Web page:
What, then, can we expect from Gallardo this season? He'll likely begin the season in the bullpen, like Liriano, if only because his last start was on Tuesday, and the Brewers may need to use him out of the 'pen, having had to call on Carlos Villanueva to start in Capuano's place on Wednesday. According to the Brewers' official website, if Gallardo isn't called upon over the weekend, he will get a chance to start Monday, with Villanueva headed back to the bullpen. Even if Gallardo is used and Villanueva does make a second start, it's likely that, sooner rather than later, Gallardo will be the one to end up in the rotation.
Based on the above comparison, we should expect something in between Liriano's debut season and his dominant 2006 performance. Say, a high-3's ERA with a WHIP around 1.10 and just about one strikeout per inning. If he made two starts in June and five each in July, August and September, averaging six innings each, Gallardo could reasonably throw just over 100 innings in his rookie year with triple-digit strikeouts.
What makes Gallardo even more enticing is that the Brewers are a good team with a decent bullpen. Certainly, he's in a better position to win than Homer Bailey is in Cincinnati, or Tim Lincecum in San Francisco, not to mention the injured Phil Hughes of the Yankees. The Brewers will provide plenty of run support, and should Gallardo make those 17 starts, winning 10 of them shouldn't be out of the question. Double-digit wins, triple-digit strikeouts, helpful ERA and WHIP ... if you were excited at the prospect of adding Roger Clemens to your squad, then you should probably feel just as good about rostering Gallardo. He may well be the best young pitcher in the National League in 2007.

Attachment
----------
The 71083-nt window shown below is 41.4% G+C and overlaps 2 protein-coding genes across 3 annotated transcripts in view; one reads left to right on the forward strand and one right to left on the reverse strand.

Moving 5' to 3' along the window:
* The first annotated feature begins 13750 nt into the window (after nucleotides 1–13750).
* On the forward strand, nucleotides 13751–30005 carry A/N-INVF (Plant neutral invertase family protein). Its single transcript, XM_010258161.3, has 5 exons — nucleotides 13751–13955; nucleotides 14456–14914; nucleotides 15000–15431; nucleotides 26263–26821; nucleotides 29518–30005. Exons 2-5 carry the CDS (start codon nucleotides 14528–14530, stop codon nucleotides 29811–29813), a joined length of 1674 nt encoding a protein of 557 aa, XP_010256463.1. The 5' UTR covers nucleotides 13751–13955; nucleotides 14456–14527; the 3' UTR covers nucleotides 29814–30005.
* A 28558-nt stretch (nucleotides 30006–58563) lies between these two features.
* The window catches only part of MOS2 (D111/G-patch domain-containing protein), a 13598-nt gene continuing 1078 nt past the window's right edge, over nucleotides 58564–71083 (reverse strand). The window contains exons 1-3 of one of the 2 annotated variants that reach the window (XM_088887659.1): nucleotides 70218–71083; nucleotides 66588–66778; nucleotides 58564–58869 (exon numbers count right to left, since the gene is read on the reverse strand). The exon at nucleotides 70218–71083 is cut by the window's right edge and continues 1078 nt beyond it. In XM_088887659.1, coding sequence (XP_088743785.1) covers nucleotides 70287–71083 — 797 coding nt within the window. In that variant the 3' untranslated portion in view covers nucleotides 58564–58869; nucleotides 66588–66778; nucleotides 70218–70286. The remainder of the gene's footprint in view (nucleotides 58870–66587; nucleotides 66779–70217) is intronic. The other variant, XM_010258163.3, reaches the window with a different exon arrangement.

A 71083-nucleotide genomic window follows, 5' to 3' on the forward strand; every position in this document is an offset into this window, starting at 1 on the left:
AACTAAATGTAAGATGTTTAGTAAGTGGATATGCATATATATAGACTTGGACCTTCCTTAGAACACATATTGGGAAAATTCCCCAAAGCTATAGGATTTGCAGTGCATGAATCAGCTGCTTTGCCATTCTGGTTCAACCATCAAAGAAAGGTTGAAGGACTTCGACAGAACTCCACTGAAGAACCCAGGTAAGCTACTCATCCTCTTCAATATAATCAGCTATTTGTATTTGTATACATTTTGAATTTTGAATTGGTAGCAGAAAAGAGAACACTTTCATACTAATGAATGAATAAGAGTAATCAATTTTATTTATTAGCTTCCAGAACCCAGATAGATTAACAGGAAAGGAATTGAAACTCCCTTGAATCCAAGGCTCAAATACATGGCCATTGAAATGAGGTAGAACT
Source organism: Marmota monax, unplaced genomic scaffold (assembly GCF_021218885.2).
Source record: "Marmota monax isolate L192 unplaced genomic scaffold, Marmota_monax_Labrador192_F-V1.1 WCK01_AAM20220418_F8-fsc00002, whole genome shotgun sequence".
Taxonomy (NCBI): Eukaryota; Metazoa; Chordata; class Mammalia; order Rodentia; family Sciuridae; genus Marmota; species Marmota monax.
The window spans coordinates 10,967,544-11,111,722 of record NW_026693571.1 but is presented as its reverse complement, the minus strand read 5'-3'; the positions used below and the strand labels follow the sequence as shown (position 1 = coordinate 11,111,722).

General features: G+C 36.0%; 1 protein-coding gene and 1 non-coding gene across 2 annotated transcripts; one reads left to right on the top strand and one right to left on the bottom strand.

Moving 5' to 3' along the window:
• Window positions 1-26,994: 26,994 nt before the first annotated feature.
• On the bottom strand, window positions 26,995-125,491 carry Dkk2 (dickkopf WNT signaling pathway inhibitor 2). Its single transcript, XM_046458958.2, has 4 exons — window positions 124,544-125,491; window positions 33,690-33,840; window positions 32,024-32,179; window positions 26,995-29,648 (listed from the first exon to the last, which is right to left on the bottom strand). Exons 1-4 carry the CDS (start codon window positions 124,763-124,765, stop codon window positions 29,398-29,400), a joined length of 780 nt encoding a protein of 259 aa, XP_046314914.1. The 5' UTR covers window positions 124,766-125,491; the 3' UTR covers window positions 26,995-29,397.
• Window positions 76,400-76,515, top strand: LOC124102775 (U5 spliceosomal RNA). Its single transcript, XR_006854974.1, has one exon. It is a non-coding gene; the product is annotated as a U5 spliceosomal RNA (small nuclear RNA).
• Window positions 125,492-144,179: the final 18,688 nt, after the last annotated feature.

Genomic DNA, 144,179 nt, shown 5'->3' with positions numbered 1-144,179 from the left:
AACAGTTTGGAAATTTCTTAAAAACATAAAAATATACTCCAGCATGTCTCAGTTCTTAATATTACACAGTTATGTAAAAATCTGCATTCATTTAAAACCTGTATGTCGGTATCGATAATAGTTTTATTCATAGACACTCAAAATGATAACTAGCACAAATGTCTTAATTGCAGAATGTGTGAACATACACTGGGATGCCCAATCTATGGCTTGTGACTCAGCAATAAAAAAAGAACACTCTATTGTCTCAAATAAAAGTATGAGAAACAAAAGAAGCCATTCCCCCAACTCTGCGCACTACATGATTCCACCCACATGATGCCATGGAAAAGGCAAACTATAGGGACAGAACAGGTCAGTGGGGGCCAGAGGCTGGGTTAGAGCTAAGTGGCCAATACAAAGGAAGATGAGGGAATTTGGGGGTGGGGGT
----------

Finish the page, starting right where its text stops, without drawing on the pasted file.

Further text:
Gallardo is long gone in leagues with any semblance of a farm system, and keeper-leaguers who have been waiting for his promotion to pounce probably don't need any more encouragement. Is he, however, a sell-high in that format? We've compared him to Liriano, and that certainly has to bring a lump to the throat of anyone whose 2006 season was decided by the young Twin's elbow injury. There is also plenty of anecdotal evidence that 21-year-old kids who throw fire can flame out.
The good news is this: While Liriano came to the majors with a medical dossier as thick as a Texas-cut steak, Gallardo has been relatively healthy his entire career. That's despite -- according to "Baseball America"-- having some high pitch counts in high school, including a 148-pitch, 11-inning marathon in which he struck out 25.
With no immediate health risks, the odds to play are that Gallardo will be just fine, and he should be viewed as a potential mid-round pick in 2008 with top-10 starting pitcher upside. Strikeouts rule in fantasy baseball, and if you have a chance to lock up this young hurler, you'll be ahead of the game for as long as you have him. Be he the next Francisco Liriano, the next Carlos Zambrano, or perhaps the first Yovani Gallardo, this a pitcher you want to own. He'll help you win, and he'll be fun to watch.
Pete Becker is senior editor for ESPN.com Fantasy.